Le cul entre les deux chaises

An American Spaniard in France or: How I Learned to Make an Ass of Myself in Three Cultures


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Word Mystery: slug / babosa / limace

Every Wednesday, I explore the linguistic origins of one word in different languages.

Thinking of my Consistency Rule led me to critically consider the things I don’t eat. Most fall under the subheading Slimy with a cross-reference to both Icky and Gross. Things like oysters, mussels, squid, octopus, cockles, clams, snails. These are all things I’ve eaten at least once as a child and as an adult and, until recently, I would have told you that thing they have in common is that I Do Not Like Them One Bit.

But it turns out that they’re all mollusks, so I can now say I don’t eat mollusks instead of saying I only eat some shellfish (scallops, shrimp, crab, etc. are okay).

I can also say that the only creatures I was ever intentionally mean to were mollusks since I used to sprinkle salt on slugs on my grandparents’ farm and watch them squirm. In my defense, I did this because slugs are the most disgusting things in the world and if you’re a stupid tomboy who runs around in the wild and happens to come into contact with one, you will have their nasty slime all over you for hours and then someone will literally take a rock with soap on it to your skin to scrub it off and it will hurt like hell and you’ll wish all the damn slugs in the world were dead because you’re raw all over and pissed. When this happens to you regularly, you start to take matters into your own hands, preemptively destroying all potential slime-inflicters before they get you.

EN → slug —  a tough-skinned terrestrial mollusk that typically lacks a shell and secretes a film of mucus for protection. ORIGIN probably from Norwegian dialect slugg [large heavy body].

ES → babosaMolusco gasterópodo pulmonado, terrestre, sin concha, que cuando se arrastra deja como huella de su paso una abundante baba. [Shell-less terrestrial pulmonate gastropod mollusk which, when it drags itself, leaves a trail of abundant slime.] ORIGIN Noun/adjective form of baba [drool, slobber] from Latin baba.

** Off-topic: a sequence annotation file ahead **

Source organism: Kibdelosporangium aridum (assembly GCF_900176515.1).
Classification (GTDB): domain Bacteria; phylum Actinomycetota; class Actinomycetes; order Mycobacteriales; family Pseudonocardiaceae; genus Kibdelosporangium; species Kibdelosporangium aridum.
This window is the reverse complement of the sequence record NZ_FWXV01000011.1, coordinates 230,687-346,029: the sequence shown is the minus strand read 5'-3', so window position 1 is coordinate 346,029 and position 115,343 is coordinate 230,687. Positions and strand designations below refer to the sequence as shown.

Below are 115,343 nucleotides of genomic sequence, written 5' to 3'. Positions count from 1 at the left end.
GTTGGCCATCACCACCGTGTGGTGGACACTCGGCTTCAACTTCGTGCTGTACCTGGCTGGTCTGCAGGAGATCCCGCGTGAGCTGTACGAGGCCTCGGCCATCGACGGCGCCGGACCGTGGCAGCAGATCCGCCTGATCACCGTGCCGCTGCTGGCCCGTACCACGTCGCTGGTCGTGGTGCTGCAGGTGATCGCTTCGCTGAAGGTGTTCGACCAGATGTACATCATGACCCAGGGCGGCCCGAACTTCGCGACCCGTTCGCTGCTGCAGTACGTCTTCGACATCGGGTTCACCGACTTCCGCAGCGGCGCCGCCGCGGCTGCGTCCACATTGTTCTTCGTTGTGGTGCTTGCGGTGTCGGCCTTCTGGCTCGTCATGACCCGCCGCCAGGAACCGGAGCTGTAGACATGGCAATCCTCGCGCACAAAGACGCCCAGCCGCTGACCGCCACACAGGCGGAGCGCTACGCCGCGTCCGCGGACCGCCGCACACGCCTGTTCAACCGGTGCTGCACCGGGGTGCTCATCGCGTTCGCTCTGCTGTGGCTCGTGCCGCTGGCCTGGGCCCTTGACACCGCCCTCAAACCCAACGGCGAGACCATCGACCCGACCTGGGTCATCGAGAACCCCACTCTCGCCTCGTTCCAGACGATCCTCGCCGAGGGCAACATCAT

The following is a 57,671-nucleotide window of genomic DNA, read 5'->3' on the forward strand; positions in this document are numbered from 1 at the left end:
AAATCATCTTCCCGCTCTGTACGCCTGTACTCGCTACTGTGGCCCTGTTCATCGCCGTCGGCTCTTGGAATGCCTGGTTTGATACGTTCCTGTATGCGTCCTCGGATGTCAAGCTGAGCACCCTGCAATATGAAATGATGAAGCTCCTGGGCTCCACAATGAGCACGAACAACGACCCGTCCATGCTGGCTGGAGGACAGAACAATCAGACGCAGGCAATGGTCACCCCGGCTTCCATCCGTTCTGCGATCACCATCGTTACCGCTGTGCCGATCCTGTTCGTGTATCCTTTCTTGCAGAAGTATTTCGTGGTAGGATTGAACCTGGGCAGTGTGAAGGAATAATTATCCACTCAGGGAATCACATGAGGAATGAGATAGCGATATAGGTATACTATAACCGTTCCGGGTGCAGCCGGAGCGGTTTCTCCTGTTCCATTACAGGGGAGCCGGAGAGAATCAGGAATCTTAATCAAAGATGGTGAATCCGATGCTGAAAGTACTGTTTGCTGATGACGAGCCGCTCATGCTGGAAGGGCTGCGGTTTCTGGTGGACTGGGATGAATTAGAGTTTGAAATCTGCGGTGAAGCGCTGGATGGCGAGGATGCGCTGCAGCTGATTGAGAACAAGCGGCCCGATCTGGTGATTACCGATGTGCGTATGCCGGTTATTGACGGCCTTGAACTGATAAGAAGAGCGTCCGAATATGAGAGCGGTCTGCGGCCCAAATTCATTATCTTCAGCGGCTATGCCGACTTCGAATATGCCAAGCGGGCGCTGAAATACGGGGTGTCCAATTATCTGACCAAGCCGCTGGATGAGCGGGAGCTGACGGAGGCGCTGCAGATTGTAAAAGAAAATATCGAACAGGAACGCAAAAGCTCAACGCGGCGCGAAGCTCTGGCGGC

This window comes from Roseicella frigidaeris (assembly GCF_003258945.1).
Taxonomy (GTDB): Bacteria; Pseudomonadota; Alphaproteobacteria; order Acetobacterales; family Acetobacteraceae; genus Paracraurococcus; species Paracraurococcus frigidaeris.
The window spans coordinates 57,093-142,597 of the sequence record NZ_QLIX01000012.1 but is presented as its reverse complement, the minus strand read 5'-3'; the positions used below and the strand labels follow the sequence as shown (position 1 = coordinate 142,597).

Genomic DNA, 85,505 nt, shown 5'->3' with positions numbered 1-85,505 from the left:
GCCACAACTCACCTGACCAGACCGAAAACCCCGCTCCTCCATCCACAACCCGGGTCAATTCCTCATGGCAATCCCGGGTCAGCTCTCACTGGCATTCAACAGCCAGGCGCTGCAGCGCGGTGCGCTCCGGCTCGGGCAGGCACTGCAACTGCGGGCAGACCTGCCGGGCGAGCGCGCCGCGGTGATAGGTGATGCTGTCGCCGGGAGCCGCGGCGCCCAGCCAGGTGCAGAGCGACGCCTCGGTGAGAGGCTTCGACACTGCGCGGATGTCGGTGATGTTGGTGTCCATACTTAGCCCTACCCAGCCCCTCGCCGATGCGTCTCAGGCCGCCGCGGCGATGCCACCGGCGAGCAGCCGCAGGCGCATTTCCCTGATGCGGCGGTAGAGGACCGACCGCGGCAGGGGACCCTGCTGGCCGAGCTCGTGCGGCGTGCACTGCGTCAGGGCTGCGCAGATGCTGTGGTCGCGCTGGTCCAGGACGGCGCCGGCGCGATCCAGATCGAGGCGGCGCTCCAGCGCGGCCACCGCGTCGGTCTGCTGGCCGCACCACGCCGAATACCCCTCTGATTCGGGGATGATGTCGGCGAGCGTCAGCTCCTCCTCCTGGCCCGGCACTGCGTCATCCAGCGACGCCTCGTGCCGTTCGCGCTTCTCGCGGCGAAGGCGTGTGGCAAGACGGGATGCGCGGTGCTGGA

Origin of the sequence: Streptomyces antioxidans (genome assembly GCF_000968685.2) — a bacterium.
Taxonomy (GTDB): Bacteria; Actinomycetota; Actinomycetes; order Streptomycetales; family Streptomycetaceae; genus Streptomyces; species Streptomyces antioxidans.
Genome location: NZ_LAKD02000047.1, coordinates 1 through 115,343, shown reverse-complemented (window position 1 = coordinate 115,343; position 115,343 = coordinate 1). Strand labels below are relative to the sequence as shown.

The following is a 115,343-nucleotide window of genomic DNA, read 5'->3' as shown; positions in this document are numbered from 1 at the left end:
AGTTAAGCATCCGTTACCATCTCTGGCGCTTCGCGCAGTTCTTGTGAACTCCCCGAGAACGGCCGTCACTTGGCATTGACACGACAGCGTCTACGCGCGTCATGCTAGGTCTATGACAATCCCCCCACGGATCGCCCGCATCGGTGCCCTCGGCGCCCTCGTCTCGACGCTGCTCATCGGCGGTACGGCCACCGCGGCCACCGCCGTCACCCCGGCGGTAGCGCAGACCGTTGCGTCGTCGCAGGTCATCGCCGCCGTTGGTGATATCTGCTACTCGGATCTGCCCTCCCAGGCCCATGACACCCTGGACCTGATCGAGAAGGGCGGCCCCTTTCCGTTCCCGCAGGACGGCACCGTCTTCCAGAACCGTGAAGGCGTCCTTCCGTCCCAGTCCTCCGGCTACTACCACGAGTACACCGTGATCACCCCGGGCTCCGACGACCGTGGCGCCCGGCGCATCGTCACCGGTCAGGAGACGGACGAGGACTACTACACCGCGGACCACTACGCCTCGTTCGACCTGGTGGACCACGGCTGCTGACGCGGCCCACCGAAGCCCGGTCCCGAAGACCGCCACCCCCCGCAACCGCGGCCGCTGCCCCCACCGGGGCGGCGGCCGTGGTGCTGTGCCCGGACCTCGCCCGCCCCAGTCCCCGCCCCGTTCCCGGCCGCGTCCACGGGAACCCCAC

FR → limaceMollusque terrestre sans coquille. [Terrestrial mollusk without a shell.] ORIGIN Common Latin limacea from Classic Latin limus, both meaning “snail; slug.”

I like that the French definition is totally dismissive, like they don’t even deserve to be in a dictionary. Je suis d’accord, but the win goes to Spanish in honor of all the babosas I killed. (Still not sorry about it.)

*In care you’re confused (which you probably should be)

There was NO WAY I was going to put a picture of a slug on my blog. I couldn’t even make it through the Wikipedia entry about them to see what the hell is up with their nasty, nasty slobber so I decided that I’d rather have a post with a REN & STIMPY reference since that makes me happy.


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Ren Dez Vez

Class had let out and my friends and I met in the high school parking lot like we did most days. We split up and piled into cars, eager to begin wasting our afternoon. Ben jumped into the back of the one I was in and we took off. Half an hour later, we were well on our way to nowhere, when Matt asked him why he wasn’t spending the day with his girlfriend. “Idunno,” he said. “She went home, something about a ren dez vez.” We questioned exactly what Ben, a good-looking, sweet and affable guy, liked about Sarah. None of us were fond of her, or that interested really, so the conversation quickly moved onto what were doing that weekend.

A totally different Ren.

A totally different Ren.

An hour later we were all seated in a big booth at a truck stop and I looked across at Ben and thought about Sarah’s message. “What’s a ren dez vez?” I asked. Ben pulled the note out from his back pocket and passed it to me.

“Out early. Rendez-vous my house,” it read.

I started laughing. Hard. Really hard. Among the character faults we’d attributed to her earlier was that she thought she was hot shit when her shit was tepid at best. And here was this note perfectly illustrating exactly what we’d been talking about.